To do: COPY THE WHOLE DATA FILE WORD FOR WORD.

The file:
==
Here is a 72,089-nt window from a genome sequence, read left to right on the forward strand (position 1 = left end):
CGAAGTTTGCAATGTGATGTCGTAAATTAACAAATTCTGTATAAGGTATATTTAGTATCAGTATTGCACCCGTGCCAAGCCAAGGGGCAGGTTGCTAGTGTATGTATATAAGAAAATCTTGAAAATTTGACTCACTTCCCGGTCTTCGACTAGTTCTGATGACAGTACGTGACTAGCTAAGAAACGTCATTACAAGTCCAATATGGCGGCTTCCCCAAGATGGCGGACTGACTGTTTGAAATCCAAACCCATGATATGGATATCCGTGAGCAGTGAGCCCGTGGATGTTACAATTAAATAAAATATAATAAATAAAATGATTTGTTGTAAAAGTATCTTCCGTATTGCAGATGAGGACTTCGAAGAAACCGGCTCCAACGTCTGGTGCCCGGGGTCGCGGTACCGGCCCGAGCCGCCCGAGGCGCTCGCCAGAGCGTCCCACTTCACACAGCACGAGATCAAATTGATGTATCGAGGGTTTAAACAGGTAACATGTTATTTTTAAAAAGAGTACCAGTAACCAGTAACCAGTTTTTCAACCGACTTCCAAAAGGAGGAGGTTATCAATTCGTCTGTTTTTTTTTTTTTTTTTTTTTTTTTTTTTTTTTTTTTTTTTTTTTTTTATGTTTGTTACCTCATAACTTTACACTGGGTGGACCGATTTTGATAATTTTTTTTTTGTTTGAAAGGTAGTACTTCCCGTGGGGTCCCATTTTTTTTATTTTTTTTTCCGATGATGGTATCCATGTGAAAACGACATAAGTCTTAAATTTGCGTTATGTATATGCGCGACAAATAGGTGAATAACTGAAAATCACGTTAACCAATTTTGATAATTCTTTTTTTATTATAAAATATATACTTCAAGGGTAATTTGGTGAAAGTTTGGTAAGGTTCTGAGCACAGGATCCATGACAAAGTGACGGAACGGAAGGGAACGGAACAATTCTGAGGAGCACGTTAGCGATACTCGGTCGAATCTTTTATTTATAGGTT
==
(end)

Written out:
Here is a 72,089-nt window from a genome sequence, read left to right on the forward strand (position 1 = left end):
CGAAGTTTGCAATGTGATGTCGTAAATTAACAAATTCTGTATAAGGTATATTTAGTATCAGTATTGCACCCGTGCCAAGCCAAGGGGCAGGTTGCTAGTGTATGTATATAAGAAAATCTTGAAAATTTGACTCACTTCCCGGTCTTCGACTAGTTCTGATGACAGTACGTGACTAGCTAAGAAACGTCATTACAAGTCCAATATGGCGGCTTCCCCAAGATGGCGGACTGACTGTTTGAAATCCAAACCCATGATATGGATATCCGTGAGCAGTGAGCCCGTGGATGTTACAATTAAATAAAATATAATAAATAAAATGATTTGTTGTAAAAGTATCTTCCGTATTGCAGATGAGGACTTCGAAGAAACCGGCTCCAACGTCTGGTGCCCGGGGTCGCGGTACCGGCCCGAGCCGCCCGAGGCGCTCGCCAGAGCGTCCCACTTCACACAGCACGAGATCAAATTGATGTATCGAGGGTTTAAACAGGTAACATGTTATTTTTAAAAAGAGTACCAGTAACCAGTAACCAGTTTTTCAACCGACTTCCAAAAGGAGGAGGTTATCAATTCGTCTGTTTTTTTTTTTTTTTTTTTTTTTTTTTTTTTTTTTTTTTTTTTTTTTTATGTTTGTTACCTCATAACTTTACACTGGGTGGACCGATTTTGATAATTTTTTTTTTGTTTGAAAGGTAGTACTTCCCGTGGGGTCCCATTTTTTTTATTTTTTTTTCCGATGATGGTATCCATGTGAAAACGACATAAGTCTTAAATTTGCGTTATGTATATGCGCGACAAATAGGTGAATAACTGAAAATCACGTTAACCAATTTTGATAATTCTTTTTTTATTATAAAATATATACTTCAAGGGTAATTTGGTGAAAGTTTGGTAAGGTTCTGAGCACAGGATCCATGACAAAGTGACGGAACGGAAGGGAACGGAACAATTCTGAGGAGCACGTTAGCGATACTCGGTCGAATCTTTTATTTATAGGTT